If At First You Don’t Succeed, Cry, Cry Again

I have been happily working in my studio for the last couple months, weaving for various projects while teaching Beginning Weaving to a great bunch of soon-to-be-fanatics. The parameters of the projects have pushed me into using some fibers and structures that I haven’t often worked with – exciting! and rife with pitfalls, errors and do-overs.  One project was successful in structure /yarn combo, but wrong for the color story and had to be rewoven using a different palette.

One was a familiar structure but a new singles knitting yarn that threw fits at the sett I wanted to use and had to be cut off and re-sleyed resulting in a pair of large (and expensive) sett samples.

One was a wonderful structure/fiber combo that had a weirdly unfortunate color clash resulting in a color that seems to be the color I get when I am thinking of a serene de-saturated pink, and that my husband has taken to calling “ace bandage”.

And one that I am excited about but that I cannot control my beat on . . . may be a sett issue.  It is a kind of windowpane design except that all my “panes” are turning out to be slightly different sizes . . .

And finally, one (third iteration on the loom now😩) that I really liked, but caused me some float worry, and selvedge dissatisfaction.

I substituted a wool for the blue outlines that I believed would full a little more, and I eliminated the floating selvedges.  I happily wove away on the second try, liking the selvedges much moreand thinking that the outline floats were stabler . . . .  Until I took it off the loom and looked at the back:

What the . . . ?  I was so focussed on the selvedge/yarn choice fixes that I mis-treadled the whole flipping shawl! Sigh –  number three is on the loom now, and I am trying and crying again!Despite the struggles on my multi-shaft looms, I got some balmy projects off the rigid heddle loom.  Using some fab knitting yarns in the warp and very fine weft, I wove a couple of drapey, soft, easy-to-weave projects that served to keep me from loomy despair.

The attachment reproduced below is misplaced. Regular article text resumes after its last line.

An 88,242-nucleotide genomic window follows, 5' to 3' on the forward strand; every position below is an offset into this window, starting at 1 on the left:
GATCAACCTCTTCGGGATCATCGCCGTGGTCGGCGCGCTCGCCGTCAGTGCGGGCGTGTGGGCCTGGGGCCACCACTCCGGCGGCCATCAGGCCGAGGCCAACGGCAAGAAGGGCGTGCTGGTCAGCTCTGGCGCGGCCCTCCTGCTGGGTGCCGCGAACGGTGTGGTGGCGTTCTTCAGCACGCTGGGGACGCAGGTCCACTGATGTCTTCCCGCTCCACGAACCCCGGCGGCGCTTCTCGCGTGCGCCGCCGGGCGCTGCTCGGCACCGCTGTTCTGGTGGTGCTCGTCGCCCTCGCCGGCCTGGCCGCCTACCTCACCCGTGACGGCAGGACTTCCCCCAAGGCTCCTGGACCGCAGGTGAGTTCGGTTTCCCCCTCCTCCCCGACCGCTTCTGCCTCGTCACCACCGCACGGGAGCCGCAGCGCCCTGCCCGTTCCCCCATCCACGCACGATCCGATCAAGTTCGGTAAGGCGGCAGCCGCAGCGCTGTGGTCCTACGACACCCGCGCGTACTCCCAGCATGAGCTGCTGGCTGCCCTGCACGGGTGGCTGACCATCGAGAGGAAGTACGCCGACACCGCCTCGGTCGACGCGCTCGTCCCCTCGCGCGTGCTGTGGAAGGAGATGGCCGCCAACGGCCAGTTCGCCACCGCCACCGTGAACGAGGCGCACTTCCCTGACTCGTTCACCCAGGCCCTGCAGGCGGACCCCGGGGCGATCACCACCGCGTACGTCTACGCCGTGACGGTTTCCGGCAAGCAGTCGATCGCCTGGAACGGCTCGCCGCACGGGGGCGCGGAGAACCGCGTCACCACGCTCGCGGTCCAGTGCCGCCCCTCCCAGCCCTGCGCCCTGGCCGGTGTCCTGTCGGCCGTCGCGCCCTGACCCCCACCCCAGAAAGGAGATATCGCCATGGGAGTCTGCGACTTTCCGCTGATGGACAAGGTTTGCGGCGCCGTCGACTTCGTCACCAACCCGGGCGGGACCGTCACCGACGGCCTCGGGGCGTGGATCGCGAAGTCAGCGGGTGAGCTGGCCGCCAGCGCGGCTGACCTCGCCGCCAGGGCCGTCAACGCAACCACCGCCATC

8 thoughts on “If At First You Don’t Succeed, Cry, Cry Again

  1. You’re making me feel better about my own weaving. Recently, I wove a scarf in 8-shaft plaited twill, because I’d never done a plaited twill before. I chose some “interesting” yarns out of my stash, and now I have a lovely scarf-shaped sample of an 8-shaft plaited twill, perfect for upholstery, not so much for a scarf. Oopsie.

  2. You pulled beauty out of all of this! What is the fab knitting yarn on the ridged heddle loom and the thin weft? I really like the colors and the fading on that project. Such inspiration! -Scott

  3. Wow!! I have been feeling like I should just give up and everything is just nothing but a learning curve. Have only been at it for a few months but after reading your great blog I’ll keep at it. I have knitted, crocheted, quilted, macramed etc for over 50 years and excelled at it but weaving has humbled me. Thank you

    • Hi Shari, Weaving is a steep learning curve, but every “failure” is a big step forward in “making a weaver”. And all your other fiber experiences will come back to help you as you proceed. Good luck, I’m so glad you’re sticking with it👍👍👍👍

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